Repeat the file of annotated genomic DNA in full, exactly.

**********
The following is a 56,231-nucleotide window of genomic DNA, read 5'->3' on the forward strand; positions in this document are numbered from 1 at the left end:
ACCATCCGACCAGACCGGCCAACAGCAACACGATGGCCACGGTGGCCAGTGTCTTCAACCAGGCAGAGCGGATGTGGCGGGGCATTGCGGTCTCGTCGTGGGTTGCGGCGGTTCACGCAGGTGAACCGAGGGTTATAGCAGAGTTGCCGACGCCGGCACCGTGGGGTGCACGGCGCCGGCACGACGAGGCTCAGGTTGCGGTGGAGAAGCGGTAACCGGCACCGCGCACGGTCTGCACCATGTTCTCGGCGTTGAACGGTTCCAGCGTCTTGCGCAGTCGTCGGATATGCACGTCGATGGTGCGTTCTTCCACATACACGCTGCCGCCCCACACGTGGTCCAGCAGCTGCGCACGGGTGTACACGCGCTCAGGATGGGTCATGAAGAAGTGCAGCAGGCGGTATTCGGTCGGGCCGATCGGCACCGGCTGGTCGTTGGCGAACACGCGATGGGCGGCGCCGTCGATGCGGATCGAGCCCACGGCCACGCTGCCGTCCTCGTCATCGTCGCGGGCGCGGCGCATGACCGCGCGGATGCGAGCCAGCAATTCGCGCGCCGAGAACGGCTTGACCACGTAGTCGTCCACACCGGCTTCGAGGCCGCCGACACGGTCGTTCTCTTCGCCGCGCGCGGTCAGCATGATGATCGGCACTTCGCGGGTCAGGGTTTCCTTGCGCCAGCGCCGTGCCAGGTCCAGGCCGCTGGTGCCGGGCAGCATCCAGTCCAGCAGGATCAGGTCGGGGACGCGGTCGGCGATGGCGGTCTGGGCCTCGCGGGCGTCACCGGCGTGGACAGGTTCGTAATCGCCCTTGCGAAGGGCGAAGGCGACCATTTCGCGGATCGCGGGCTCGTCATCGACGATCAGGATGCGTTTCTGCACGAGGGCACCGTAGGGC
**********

The following is a 56,231-nucleotide window of genomic DNA, read 5'->3' on the forward strand; positions in this document are numbered from 1 at the left end:
ACCATCCGACCAGACCGGCCAACAGCAACACGATGGCCACGGTGGCCAGTGTCTTCAACCAGGCAGAGCGGATGTGGCGGGGCATTGCGGTCTCGTCGTGGGTTGCGGCGGTTCACGCAGGTGAACCGAGGGTTATAGCAGAGTTGCCGACGCCGGCACCGTGGGGTGCACGGCGCCGGCACGACGAGGCTCAGGTTGCGGTGGAGAAGCGGTAACCGGCACCGCGCACGGTCTGCACCATGTTCTCGGCGTTGAACGGTTCCAGCGTCTTGCGCAGTCGTCGGATATGCACGTCGATGGTGCGTTCTTCCACATACACGCTGCCGCCCCACACGTGGTCCAGCAGCTGCGCACGGGTGTACACGCGCTCAGGATGGGTCATGAAGAAGTGCAGCAGGCGGTATTCGGTCGGGCCGATCGGCACCGGCTGGTCGTTGGCGAACACGCGATGGGCGGCGCCGTCGATGCGGATCGAGCCCACGGCCACGCTGCCGTCCTCGTCATCGTCGCGGGCGCGGCGCATGACCGCGCGGATGCGAGCCAGCAATTCGCGCGCCGAGAACGGCTTGACCACGTAGTCGTCCACACCGGCTTCGAGGCCGCCGACACGGTCGTTCTCTTCGCCGCGCGCGGTCAGCATGATGATCGGCACTTCGCGGGTCAGGGTTTCCTTGCGCCAGCGCCGTGCCAGGTCCAGGCCGCTGGTGCCGGGCAGCATCCAGTCCAGCAGGATCAGGTCGGGGACGCGGTCGGCGATGGCGGTCTGGGCCTCGCGGGCGTCACCGGCGTGGACAGGTTCGTAATCGCCCTTGCGAAGGGCGAAGGCGACCATTTCGCGGATCGCGGGCTCGTCATCGACGATCAGGATGCGTTTCTGCACGAGGGCACCGTAGGGC